There is strong indication that earnings from unprocessed cashew nuts by Nigerian exporters will fall this year by 60 per cent, following the sharp decline in the global price of the nuts.
However, processed cashew nuts will still attract N759.2billion but the country lacks machines and skill to process the commodity.
Parts of the challenges facing the exporters in the country include lacks machine and equipment to process the nuts, poor handling, pilferage, defective packaging and delay on the port road.
It was learnt that proceed from the projected export of 260,000 tonnes would fall from N130billion to N52billion ($142.4million) in 2019 because downward fall in the price the nuts in the global market.
At Vietnam, the price of processed cashew nuts has been reduced from $10,500 per tonne to $8,000 per tonne, depending on the quality of the nuts.
Also in Nigeria, the price of the nuts has fell from $1.6million per tonne to $547.94 per tonne.
Despite the fall in the price, findings by New Telegraph revealed that the country can realise N759.2billion ($2.08billion) if the nuts are processed before export.
However, due to lack of processed machines, the country will earn only 6.85per cent of the N759.2billion.
Already, as at April this year, some 50,000 tonnes of the commodity valued have decayed at Lagos ports and its access roads.
The nuts were trapped as some of the containers conveying them to the ports were trapped on the roads due to traffic gridlock.
Also, it was gathered that some containerised nuts which arrived the seaports for export in the first quarter of the year were delayed by Nigeria Customs Service (NSC) and other security agencies.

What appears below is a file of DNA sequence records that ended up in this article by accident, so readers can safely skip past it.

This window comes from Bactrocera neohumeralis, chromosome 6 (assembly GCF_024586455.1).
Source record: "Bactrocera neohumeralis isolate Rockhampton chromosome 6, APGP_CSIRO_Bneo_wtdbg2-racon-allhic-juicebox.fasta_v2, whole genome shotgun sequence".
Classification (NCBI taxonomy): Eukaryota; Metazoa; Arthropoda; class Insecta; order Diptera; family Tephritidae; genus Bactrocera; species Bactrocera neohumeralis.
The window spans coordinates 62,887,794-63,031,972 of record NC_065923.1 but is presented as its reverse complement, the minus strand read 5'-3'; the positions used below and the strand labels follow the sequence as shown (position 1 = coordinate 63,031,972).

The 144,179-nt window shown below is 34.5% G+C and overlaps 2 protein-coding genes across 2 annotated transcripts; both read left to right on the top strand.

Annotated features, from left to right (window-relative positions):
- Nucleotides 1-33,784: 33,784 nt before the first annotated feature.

Early in the year, the Federal Government has said that the country could realise about N972billion ($2.7billion) revenue for Nigeria from the projected 270, 000 tonnes of processed cashew nuts by the end of this year.
It also decided to assist the exporters in processing the nuts, following its rejection by the Vietnamese buyers.
The President of the Nigeria Cashew Exporters Association, Tola Fasheru explained that the cashew nuts processed for export in January, 2019 were still inside containers queuing to access the ports due to inadequate facility and corrupt practices both within and outside the ports.
He said noted that the roads leading to the Lagos ports were congested with trucks of agricultural produce.
Last year, some 37,000 tons cashew nuts were tampered with and pilfered on the port roads and they were subsequently rejected by buyers.
Some of the nuts, it was gathered, have spoiled by the time they get to the ports for shipment to various destinations.
The nuts are being used as versatile industrial raw material for phenolic resins, friction powder for the automotive industry and wine.
Also, it was gathered that poor handling of cashew production and defective export packaging processes have made the country to be losing N177billion ($491.6million) annually.
The president explained that the lack of infrastructure, inadequate capacity, stifling red tape and corruption were the main threats hampering export processes.
Fasheru noted: “There is a palpable lack of synergy among the port operators and this is affecting the business of our members.”